A Coruña is closest to the start of the route and Santiago de Compostela closest to its finish.

      To get to the start, Malpica, there is a good bus service from the A Coruña bus-station and a frequent service from the airport to the bus-station. From Santiago de Compostela the simplest way to get to the start is to get the train to A Coruña and then take the bus. There is a bus option all the way from Santiago de Compostela but it’s more complicated, involves a change, and the service is not that frequent.

      Hope that helps

      John

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  2. Thanks John, I appreciate you taking the time to answer! Good luck with the guide book!

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  3. Hi John, how would you rank the difficulty level of Camino Dos Garos walk on a 1-5 star scale with 5 star being extremely difficult?

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    1. I would say 3, it's a coastal walk mainly a path but with the occasional rocky stretch. Possibly 2.

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  4. What's the best time of the year to do this walk?

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    1. You can walk it all year round but it's a wet part of Spain and stretches of the path will be waterlogged in the winter. Best time is May or June when the light is at its clearest.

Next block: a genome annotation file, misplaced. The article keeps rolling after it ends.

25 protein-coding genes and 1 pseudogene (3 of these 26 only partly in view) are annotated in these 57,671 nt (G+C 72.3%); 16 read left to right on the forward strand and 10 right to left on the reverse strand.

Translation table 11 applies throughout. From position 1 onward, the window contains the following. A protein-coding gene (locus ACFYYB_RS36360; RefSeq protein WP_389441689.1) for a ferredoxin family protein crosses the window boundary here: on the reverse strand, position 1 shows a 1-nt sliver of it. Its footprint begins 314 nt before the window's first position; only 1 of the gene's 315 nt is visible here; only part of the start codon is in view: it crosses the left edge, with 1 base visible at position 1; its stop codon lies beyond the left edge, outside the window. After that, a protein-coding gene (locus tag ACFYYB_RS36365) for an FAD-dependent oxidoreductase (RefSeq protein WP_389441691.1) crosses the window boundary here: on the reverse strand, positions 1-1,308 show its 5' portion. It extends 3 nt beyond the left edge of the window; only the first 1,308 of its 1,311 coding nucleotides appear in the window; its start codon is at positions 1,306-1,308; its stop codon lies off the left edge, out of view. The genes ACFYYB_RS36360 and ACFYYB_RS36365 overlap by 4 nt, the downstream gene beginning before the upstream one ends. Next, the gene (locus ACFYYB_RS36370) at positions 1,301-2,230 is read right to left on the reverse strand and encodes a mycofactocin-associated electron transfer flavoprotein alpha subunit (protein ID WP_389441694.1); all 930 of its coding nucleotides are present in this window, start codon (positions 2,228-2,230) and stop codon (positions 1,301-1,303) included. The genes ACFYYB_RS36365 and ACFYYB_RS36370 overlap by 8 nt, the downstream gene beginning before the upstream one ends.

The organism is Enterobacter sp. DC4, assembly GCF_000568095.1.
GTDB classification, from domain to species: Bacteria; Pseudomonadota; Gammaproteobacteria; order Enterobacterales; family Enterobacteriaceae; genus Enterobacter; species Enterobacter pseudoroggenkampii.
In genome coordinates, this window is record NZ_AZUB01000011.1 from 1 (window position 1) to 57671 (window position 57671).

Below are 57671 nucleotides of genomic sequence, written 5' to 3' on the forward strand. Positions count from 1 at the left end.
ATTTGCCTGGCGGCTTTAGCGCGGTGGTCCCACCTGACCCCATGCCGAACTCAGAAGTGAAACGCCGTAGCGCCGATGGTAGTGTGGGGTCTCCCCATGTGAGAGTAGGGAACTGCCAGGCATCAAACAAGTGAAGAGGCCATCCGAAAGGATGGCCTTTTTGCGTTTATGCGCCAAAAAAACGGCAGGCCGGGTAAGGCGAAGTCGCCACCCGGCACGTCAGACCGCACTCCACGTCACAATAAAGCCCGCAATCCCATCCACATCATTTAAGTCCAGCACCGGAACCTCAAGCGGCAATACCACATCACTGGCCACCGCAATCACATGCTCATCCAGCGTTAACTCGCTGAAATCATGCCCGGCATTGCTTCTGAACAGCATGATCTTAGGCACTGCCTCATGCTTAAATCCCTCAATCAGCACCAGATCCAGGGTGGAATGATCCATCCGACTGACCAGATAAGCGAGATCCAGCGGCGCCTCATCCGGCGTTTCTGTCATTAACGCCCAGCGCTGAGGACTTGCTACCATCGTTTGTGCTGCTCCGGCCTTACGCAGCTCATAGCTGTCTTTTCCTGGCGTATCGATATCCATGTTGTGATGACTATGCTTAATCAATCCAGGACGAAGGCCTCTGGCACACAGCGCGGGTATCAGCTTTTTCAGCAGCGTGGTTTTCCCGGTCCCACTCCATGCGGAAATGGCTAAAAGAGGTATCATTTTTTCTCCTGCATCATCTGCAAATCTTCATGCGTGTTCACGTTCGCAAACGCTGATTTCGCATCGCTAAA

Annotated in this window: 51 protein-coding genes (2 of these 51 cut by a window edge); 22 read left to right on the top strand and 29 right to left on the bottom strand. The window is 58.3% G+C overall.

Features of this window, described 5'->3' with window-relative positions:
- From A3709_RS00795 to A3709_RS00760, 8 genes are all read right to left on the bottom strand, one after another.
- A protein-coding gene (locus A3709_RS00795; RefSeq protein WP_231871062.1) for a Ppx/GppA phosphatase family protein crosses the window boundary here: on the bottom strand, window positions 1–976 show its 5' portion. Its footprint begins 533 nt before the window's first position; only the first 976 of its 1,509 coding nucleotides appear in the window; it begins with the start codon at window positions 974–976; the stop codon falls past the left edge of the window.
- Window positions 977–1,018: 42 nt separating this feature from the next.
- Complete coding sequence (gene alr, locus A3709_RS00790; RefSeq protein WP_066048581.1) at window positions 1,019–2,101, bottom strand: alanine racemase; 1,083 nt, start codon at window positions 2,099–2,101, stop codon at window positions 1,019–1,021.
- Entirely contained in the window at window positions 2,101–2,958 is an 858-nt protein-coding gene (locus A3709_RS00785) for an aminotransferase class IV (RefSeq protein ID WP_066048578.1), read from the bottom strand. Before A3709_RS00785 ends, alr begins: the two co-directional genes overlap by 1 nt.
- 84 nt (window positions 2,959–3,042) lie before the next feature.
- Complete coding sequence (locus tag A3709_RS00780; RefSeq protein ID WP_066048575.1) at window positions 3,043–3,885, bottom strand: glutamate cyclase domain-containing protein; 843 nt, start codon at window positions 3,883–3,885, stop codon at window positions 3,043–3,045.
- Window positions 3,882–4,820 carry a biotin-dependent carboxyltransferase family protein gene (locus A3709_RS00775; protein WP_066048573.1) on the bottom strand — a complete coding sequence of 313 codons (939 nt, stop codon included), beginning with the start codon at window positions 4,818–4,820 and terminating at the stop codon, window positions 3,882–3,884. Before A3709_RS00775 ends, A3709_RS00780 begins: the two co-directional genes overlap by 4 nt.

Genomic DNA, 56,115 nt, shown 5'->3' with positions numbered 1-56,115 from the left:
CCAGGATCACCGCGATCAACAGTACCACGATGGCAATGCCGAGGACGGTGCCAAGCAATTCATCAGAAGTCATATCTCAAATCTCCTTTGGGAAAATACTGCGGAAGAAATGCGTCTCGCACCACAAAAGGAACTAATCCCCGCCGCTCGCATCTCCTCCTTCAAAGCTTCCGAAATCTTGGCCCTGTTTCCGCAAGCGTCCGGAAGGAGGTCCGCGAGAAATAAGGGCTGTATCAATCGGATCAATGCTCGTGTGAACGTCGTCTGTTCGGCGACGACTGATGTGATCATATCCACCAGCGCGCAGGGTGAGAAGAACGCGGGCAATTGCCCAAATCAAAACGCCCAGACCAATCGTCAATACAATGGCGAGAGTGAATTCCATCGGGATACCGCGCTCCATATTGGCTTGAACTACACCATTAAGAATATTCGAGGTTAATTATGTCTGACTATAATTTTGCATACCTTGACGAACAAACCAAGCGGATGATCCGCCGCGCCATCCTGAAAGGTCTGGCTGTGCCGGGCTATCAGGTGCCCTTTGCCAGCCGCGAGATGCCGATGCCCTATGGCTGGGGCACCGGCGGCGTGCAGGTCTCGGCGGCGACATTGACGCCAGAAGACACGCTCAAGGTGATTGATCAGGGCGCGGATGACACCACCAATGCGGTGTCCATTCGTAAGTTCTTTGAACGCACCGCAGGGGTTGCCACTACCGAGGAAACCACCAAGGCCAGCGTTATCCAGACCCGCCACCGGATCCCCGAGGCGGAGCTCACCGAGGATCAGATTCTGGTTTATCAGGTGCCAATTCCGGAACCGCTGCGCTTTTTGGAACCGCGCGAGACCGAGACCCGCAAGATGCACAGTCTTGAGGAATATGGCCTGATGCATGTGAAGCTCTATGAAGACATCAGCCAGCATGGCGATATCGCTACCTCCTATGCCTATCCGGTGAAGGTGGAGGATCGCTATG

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    2. September could be a very good month. in the second half the tourist season is over all the beaches are for you and the weather can be fairly good, with ocasional showers from the fist winter storm, days are shorter but that anyway storms (that don´t last too much usually) can bring fantastic views of the ocean and beautiful sunsets. Anyway the weather is coastal Galicia is very changeable and not extreme, so you could have a week of good weather any time. Avoid November, the rainiest month with severe gales sometimes. March and April use to be rainy, but in late April the landscape is full of flowers. February is a crazy month but usually sunny, but cold, even in this mild coastal areas Northeast wind , very typical os this coast can be very unconfortable (in summer keeps the temperature fairly good for walking)

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  5. Also, is there vegetarian food available on this walk?

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    1. You probably won't find a standard vegetarian option on menus and I think vegan is hard but they do eat a lot of fresh vegetables, pulses and eggs.

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    2. In countryside parts of Galicia, as this area, the vegan option is very difficult actually in menus. It´s easy to get a salad or a tortilla if you eat eggs, but Galician to diet is very proteic, pork meat or any kind of fish is ever present. In the main villages you could find more options (pasta, more complex salads) if you ask for them, but all this is a complicated matter

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  6. Hi John. We're wondering if doing 4 or 5 days of this trek would be do-able with kids aged 7 and 9? Good walkers both but I'm not masssively keen on exposed paths. If so which sections would you recommend? Cheers, Kate